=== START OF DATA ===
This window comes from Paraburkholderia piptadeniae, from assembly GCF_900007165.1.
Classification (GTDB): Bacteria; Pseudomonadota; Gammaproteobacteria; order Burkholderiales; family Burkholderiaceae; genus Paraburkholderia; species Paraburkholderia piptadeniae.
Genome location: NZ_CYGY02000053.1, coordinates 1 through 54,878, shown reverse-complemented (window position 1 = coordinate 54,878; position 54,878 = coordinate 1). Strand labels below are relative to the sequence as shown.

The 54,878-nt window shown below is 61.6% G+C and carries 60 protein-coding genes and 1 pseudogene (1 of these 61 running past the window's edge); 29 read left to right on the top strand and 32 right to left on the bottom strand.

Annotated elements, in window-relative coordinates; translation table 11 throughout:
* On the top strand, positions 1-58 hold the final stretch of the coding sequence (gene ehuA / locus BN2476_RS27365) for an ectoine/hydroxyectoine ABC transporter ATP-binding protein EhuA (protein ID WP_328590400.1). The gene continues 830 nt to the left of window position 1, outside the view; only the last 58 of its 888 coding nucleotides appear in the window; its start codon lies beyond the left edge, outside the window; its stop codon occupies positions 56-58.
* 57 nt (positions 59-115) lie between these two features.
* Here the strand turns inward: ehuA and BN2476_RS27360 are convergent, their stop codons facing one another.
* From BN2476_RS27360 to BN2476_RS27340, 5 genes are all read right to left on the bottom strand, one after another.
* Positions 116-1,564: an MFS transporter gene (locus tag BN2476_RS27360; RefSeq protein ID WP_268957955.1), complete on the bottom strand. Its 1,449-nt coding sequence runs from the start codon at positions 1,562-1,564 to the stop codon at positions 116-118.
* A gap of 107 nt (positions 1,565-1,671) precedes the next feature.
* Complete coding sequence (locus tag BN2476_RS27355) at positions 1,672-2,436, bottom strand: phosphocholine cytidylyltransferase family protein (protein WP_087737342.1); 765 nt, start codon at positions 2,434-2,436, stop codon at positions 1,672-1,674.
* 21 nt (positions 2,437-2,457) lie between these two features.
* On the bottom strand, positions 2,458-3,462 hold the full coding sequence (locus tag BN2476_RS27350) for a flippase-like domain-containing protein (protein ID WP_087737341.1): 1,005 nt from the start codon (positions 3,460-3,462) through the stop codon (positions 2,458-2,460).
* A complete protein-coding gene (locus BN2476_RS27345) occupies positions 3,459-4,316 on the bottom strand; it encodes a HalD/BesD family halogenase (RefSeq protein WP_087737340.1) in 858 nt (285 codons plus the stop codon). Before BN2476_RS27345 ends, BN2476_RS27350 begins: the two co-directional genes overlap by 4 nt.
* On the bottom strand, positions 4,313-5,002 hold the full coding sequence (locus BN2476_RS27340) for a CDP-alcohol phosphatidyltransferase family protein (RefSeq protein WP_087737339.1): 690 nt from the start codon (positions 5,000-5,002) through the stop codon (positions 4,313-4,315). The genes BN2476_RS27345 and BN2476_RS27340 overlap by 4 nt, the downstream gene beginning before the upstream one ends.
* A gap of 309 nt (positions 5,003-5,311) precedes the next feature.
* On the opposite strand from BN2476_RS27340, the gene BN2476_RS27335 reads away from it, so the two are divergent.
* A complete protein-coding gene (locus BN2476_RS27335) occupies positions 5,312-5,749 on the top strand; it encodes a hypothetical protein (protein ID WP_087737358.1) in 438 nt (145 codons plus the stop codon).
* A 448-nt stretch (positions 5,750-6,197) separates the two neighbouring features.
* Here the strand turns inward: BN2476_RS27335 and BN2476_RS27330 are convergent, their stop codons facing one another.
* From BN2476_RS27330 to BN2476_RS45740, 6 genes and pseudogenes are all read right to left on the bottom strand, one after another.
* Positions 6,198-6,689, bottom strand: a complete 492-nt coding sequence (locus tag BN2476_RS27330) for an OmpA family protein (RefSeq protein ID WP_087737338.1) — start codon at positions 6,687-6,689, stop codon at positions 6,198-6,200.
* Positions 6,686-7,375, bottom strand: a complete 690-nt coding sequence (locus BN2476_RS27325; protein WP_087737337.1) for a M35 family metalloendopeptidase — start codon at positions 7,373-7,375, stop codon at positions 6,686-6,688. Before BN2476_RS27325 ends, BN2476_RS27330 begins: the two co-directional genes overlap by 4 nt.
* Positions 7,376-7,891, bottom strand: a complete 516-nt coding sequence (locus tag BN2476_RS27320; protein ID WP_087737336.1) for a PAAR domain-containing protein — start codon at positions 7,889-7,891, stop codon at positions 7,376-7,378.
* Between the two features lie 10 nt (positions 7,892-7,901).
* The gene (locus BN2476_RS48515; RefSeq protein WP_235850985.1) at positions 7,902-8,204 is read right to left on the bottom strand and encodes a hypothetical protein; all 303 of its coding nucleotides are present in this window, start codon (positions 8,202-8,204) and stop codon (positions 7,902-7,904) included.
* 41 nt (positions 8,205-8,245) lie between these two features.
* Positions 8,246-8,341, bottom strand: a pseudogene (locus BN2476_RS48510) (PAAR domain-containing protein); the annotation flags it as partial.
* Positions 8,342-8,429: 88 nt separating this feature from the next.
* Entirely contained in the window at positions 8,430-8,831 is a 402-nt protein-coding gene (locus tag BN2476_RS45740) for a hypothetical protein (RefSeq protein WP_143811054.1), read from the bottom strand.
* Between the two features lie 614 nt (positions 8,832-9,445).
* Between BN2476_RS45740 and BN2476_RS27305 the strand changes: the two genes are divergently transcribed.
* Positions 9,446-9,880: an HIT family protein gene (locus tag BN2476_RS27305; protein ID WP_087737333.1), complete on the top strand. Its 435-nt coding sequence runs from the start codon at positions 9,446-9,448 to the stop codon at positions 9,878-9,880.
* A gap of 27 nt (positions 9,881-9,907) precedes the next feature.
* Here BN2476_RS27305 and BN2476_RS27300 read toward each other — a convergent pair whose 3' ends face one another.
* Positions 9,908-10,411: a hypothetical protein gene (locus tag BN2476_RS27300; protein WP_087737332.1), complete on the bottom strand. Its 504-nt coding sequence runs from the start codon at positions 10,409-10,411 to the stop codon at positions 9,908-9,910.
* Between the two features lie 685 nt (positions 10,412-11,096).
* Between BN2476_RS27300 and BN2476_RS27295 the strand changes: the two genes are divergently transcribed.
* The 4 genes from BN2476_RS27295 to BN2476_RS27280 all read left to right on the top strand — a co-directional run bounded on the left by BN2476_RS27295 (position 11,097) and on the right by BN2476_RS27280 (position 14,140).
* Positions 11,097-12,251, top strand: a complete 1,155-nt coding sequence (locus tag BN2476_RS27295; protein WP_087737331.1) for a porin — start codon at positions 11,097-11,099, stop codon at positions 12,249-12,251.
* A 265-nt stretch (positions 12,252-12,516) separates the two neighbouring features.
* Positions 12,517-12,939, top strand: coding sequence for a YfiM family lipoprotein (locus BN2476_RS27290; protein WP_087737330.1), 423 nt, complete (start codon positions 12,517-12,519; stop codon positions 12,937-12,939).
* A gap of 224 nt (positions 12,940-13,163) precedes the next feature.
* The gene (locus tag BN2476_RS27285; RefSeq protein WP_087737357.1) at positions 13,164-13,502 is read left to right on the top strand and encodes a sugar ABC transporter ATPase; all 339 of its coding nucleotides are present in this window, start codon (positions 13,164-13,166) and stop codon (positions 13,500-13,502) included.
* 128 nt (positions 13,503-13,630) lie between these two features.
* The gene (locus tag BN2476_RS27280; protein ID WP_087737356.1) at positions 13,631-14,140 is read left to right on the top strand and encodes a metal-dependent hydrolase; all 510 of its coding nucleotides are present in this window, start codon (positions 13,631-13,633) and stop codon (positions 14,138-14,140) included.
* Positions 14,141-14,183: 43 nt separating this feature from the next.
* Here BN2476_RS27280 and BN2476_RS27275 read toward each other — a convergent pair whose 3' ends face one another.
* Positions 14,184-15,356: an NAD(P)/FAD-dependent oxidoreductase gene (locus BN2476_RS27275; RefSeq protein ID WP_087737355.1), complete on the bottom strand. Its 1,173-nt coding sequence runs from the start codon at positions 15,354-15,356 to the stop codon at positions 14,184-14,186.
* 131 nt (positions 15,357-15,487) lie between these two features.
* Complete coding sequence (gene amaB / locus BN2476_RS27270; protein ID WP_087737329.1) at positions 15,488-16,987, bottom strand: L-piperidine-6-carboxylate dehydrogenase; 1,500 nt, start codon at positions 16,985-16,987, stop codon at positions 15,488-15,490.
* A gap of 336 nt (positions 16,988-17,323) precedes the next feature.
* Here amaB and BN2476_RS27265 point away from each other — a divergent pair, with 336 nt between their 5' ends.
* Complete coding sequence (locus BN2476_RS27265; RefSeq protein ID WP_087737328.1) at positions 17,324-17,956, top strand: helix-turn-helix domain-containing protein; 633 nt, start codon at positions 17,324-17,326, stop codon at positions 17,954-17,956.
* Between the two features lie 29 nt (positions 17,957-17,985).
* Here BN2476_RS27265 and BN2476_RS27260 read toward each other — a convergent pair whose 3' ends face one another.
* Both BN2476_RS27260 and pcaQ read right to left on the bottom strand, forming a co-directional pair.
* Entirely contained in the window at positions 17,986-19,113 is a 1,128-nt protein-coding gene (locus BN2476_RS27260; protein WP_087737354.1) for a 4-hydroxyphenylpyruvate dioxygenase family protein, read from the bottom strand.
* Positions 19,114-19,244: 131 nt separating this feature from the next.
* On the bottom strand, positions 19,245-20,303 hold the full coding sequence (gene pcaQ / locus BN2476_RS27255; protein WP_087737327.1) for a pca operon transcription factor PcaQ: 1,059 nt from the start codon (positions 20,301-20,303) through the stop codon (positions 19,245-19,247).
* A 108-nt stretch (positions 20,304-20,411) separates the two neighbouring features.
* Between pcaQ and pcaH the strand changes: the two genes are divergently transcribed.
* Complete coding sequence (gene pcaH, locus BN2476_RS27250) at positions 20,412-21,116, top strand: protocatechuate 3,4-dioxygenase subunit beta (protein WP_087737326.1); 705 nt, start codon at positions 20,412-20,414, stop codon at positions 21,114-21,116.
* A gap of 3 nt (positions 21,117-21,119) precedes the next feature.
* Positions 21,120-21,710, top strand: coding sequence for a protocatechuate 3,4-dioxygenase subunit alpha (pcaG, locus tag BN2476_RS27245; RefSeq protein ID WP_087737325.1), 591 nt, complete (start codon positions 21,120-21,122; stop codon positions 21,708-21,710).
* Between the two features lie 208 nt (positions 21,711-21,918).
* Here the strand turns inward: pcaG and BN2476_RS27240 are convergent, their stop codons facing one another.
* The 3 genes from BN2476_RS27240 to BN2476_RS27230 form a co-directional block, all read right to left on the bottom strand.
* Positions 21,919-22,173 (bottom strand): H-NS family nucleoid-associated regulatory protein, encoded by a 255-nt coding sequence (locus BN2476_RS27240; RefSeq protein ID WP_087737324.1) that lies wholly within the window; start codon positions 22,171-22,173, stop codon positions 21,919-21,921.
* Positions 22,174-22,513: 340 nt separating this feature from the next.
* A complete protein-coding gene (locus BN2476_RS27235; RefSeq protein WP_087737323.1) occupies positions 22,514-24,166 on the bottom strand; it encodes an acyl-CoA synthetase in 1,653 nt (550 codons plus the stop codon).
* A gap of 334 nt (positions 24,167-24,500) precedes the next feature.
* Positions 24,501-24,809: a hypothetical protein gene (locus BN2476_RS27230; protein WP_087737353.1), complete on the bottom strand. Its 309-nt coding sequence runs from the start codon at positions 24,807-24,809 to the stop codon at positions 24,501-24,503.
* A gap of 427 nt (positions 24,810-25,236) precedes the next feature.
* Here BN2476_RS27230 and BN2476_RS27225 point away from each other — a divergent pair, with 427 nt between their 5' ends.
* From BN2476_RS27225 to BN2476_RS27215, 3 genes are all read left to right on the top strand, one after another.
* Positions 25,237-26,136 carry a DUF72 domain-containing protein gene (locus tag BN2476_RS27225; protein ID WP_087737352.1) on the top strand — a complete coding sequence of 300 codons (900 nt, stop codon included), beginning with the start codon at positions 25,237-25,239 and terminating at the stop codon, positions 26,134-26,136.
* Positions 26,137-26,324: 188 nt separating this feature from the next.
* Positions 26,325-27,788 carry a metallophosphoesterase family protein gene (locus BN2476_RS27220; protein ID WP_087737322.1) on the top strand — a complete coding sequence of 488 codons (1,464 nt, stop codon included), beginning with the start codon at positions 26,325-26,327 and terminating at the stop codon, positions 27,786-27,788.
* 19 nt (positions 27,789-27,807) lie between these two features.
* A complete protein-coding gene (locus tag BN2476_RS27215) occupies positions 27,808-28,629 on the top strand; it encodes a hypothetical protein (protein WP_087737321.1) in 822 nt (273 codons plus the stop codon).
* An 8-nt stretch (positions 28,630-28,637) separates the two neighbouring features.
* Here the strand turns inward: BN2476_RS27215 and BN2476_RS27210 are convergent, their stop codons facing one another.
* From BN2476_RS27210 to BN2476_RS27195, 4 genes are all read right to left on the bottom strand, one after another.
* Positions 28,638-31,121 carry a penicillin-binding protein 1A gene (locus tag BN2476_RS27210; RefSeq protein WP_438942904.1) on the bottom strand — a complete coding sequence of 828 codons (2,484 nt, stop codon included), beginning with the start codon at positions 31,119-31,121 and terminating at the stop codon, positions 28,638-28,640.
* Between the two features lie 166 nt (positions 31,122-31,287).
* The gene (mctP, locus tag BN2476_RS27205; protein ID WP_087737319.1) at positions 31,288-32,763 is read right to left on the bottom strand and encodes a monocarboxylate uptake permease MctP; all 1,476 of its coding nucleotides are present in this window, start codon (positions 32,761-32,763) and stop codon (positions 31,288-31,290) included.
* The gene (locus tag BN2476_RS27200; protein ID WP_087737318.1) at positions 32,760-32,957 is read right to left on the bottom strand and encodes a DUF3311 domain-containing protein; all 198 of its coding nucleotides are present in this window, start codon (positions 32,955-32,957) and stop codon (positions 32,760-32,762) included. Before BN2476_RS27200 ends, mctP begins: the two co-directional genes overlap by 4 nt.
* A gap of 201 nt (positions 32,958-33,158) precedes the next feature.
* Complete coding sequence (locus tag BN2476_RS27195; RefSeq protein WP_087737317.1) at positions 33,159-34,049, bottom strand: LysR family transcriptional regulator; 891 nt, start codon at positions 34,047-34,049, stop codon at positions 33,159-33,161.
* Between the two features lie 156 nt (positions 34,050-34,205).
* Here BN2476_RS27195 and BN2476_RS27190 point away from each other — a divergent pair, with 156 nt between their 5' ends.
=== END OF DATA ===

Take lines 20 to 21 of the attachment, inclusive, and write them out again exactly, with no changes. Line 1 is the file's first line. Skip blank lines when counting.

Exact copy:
* A 448-nt stretch (positions 5,750-6,197) separates the two neighbouring features.
* Here the strand turns inward: BN2476_RS27335 and BN2476_RS27330 are convergent, their stop codons facing one another.